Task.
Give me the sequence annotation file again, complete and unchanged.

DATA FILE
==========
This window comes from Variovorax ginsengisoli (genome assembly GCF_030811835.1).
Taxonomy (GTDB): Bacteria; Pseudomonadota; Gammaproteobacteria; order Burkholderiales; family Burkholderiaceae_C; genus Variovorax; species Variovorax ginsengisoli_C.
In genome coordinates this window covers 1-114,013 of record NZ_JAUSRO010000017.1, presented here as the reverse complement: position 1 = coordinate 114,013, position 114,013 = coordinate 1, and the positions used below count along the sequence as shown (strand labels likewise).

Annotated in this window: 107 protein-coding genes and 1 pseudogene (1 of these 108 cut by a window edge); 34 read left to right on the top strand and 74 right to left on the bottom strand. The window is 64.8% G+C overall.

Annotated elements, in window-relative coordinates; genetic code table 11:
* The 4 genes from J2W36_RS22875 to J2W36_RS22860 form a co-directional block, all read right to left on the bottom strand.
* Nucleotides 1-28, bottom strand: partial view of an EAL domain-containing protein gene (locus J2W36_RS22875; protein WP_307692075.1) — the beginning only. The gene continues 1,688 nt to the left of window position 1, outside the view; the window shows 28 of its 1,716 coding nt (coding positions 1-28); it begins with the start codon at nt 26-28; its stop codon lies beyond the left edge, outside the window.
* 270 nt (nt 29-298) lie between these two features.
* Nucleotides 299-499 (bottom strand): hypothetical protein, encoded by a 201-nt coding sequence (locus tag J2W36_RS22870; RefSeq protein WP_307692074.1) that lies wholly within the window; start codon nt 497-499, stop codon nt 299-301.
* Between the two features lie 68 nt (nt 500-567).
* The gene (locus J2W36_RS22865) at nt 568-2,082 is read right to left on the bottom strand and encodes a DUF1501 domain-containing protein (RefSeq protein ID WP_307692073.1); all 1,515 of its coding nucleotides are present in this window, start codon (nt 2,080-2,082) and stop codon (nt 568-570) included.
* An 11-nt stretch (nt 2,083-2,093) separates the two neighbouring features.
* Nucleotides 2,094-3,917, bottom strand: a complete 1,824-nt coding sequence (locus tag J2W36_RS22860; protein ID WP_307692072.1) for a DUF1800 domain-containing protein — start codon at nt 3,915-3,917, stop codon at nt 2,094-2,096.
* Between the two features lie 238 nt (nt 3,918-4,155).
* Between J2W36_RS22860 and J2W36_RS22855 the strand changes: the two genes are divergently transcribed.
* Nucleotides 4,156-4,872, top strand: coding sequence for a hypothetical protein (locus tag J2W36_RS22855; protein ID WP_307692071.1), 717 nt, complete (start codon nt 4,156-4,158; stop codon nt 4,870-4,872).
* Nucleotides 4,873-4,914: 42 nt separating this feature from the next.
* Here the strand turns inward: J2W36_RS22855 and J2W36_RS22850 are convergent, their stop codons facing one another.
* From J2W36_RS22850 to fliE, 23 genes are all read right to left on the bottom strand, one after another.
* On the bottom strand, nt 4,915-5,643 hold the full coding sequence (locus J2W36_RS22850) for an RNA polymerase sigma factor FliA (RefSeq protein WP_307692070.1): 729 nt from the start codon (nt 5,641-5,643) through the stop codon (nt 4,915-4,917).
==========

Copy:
This window comes from Variovorax ginsengisoli (genome assembly GCF_030811835.1).
Taxonomy (GTDB): Bacteria; Pseudomonadota; Gammaproteobacteria; order Burkholderiales; family Burkholderiaceae_C; genus Variovorax; species Variovorax ginsengisoli_C.
In genome coordinates this window covers 1-114,013 of record NZ_JAUSRO010000017.1, presented here as the reverse complement: position 1 = coordinate 114,013, position 114,013 = coordinate 1, and the positions used below count along the sequence as shown (strand labels likewise).

Annotated in this window: 107 protein-coding genes and 1 pseudogene (1 of these 108 cut by a window edge); 34 read left to right on the top strand and 74 right to left on the bottom strand. The window is 64.8% G+C overall.

Annotated elements, in window-relative coordinates; genetic code table 11:
* The 4 genes from J2W36_RS22875 to J2W36_RS22860 form a co-directional block, all read right to left on the bottom strand.
* Nucleotides 1-28, bottom strand: partial view of an EAL domain-containing protein gene (locus J2W36_RS22875; protein WP_307692075.1) — the beginning only. The gene continues 1,688 nt to the left of window position 1, outside the view; the window shows 28 of its 1,716 coding nt (coding positions 1-28); it begins with the start codon at nt 26-28; its stop codon lies beyond the left edge, outside the window.
* 270 nt (nt 29-298) lie between these two features.
* Nucleotides 299-499 (bottom strand): hypothetical protein, encoded by a 201-nt coding sequence (locus tag J2W36_RS22870; RefSeq protein WP_307692074.1) that lies wholly within the window; start codon nt 497-499, stop codon nt 299-301.
* Between the two features lie 68 nt (nt 500-567).
* The gene (locus J2W36_RS22865) at nt 568-2,082 is read right to left on the bottom strand and encodes a DUF1501 domain-containing protein (RefSeq protein ID WP_307692073.1); all 1,515 of its coding nucleotides are present in this window, start codon (nt 2,080-2,082) and stop codon (nt 568-570) included.
* An 11-nt stretch (nt 2,083-2,093) separates the two neighbouring features.
* Nucleotides 2,094-3,917, bottom strand: a complete 1,824-nt coding sequence (locus tag J2W36_RS22860; protein ID WP_307692072.1) for a DUF1800 domain-containing protein — start codon at nt 3,915-3,917, stop codon at nt 2,094-2,096.
* Between the two features lie 238 nt (nt 3,918-4,155).
* Between J2W36_RS22860 and J2W36_RS22855 the strand changes: the two genes are divergently transcribed.
* Nucleotides 4,156-4,872, top strand: coding sequence for a hypothetical protein (locus tag J2W36_RS22855; protein ID WP_307692071.1), 717 nt, complete (start codon nt 4,156-4,158; stop codon nt 4,870-4,872).
* Nucleotides 4,873-4,914: 42 nt separating this feature from the next.
* Here the strand turns inward: J2W36_RS22855 and J2W36_RS22850 are convergent, their stop codons facing one another.
* From J2W36_RS22850 to fliE, 23 genes are all read right to left on the bottom strand, one after another.
* On the bottom strand, nt 4,915-5,643 hold the full coding sequence (locus J2W36_RS22850) for an RNA polymerase sigma factor FliA (RefSeq protein WP_307692070.1): 729 nt from the start codon (nt 5,641-5,643) through the stop codon (nt 4,915-4,917).